The Star of Bethlehem

The MagiFor centuries astronomers have speculated about the famous Star of Bethlehem, which the three Magi (the three wise men/the three kings) followed to the place of Christ’s birth.  Of course, the star may defy scientific explanation altogether, and be viewed as a miracle.  Nevertheless, various astronomical theories have been proposed, including that the star may have been a comet, or a supernova (an exploding star), or a “planetary conjunction” (a gathering of planets in one part of the sky).  In this column, we’ll examine two of today’s most popular theories, both of which hold that the planet Jupiter played a key role.

First, though, it’s useful to recall what the Bible says about the most famous star in history:

After Jesus was born in Bethlehem in Judea, during the time of King Herod, Magi from the east came to Jerusalem and asked, “Where is the one who has been born king of the Jews? We saw his star when it rose and have come to worship him.” Continue reading

A Stormy Meteor Shower This Weekend!


Time-lapse photo of a meteor shower. The shooting stars seem to fly out of a particular area of space.

The best display of shooting stars this year occurs over the next few nights, peaking over the night of Saturday and Sunday, December 13 and 14.  This display is called the “Geminid meteor shower”:

  • Shooting stars are meteors — small pieces of dust in space that quickly burn up in Earth’s atmosphere.  The dust particles for the Geminid meteor shower (or “the Geminids” for short) are leftover bits of an asteroid called3200 Phaethon” that flies very near the Sun every 1.4 years.  As the Earth orbits the Sun, every year at about this time we pass through the dust left behind by this asteroid’s many visits to our neck of the galactic woods.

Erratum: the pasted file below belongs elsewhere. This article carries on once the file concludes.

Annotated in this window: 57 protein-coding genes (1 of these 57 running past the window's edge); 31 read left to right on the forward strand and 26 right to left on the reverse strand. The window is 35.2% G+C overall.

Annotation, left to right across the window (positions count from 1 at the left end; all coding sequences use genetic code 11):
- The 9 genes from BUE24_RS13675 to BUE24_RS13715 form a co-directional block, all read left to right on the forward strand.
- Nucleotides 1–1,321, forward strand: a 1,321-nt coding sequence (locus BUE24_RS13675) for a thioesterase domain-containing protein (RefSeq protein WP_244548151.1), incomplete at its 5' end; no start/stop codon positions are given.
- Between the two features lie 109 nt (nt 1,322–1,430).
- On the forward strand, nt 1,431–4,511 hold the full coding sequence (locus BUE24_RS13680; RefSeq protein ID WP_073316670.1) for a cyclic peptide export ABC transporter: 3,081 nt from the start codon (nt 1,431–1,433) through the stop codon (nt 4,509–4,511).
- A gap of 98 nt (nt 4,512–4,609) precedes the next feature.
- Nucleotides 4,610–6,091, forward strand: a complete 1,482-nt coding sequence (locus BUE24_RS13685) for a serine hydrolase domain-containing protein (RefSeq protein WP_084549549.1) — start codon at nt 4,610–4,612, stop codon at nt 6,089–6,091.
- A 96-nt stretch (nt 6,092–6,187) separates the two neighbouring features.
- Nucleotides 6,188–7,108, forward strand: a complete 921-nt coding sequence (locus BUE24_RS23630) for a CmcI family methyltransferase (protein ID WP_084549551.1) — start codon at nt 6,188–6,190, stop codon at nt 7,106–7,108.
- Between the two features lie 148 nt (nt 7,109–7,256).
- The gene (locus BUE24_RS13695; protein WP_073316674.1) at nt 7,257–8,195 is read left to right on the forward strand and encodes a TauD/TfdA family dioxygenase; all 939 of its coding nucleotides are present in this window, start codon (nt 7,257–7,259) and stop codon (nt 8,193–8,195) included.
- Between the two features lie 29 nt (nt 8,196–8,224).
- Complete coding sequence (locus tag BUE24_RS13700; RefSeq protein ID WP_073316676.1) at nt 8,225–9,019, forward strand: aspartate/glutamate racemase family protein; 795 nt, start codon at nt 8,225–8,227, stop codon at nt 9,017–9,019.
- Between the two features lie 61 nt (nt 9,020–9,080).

• It’s called the “Geminids” because the shooting stars in this meteor shower all appear to fly toward us from the Name A Star Live constellation Gemini.  The two brightest stars of Gemini, Castor and Pollux, are referred to as “the Twins” as they were famous brothers in classical mythology.
Shooting Star
A shooting star (in slow motion!). Image Credit: NASA

So if you’re looking for something romantic to do this coming weekend, consider going outside under the night sky with your significant other, and make some wishes upon every shooting star you see!  No telescope or binoculars needed: Just bring along a lawn chair or long towel on which to lie down.  You might want to bring along some food and drink and, depending on where you live in the world, either some mosquito repellant or warm clothing. Then, just look up.  You should see more shooting stars than you normally would on any night of the year.  Under perfect conditions — a clear sky, far from city lights, and viewing during the two or three hours right before sunrise the morning of December 13 — you might see as many as 80 shooting stars per hour.  But you can still see an above average number of shooting stars no matter what time of the night you look.

Hubble Helps Find Smallest Known Galaxy Containing a Supermassive Black Hole


Artist’s View of M60-UCD1 Black Hole, located in the Name A Star Live constellation Virgo
Image Credit: NASA, ESA, STScI-RCC14-41a

Astronomers using data from NASA’s Hubble Space Telescope and ground observation have found an unlikely object in an improbable place — a monster black hole lurking inside one of the tiniest galaxies ever known.

The black hole is five times the mass of the one at the center of our Milky Way galaxy. It is inside one of the densest galaxies known to date — the M60-UCD1 dwarf galaxy that crams 140 million stars within a diameter of about 300 light-years, which is only 1/500th of our galaxy’s diameter.  M60-UCD1 is located in the Name A Star Live constellation Virgo.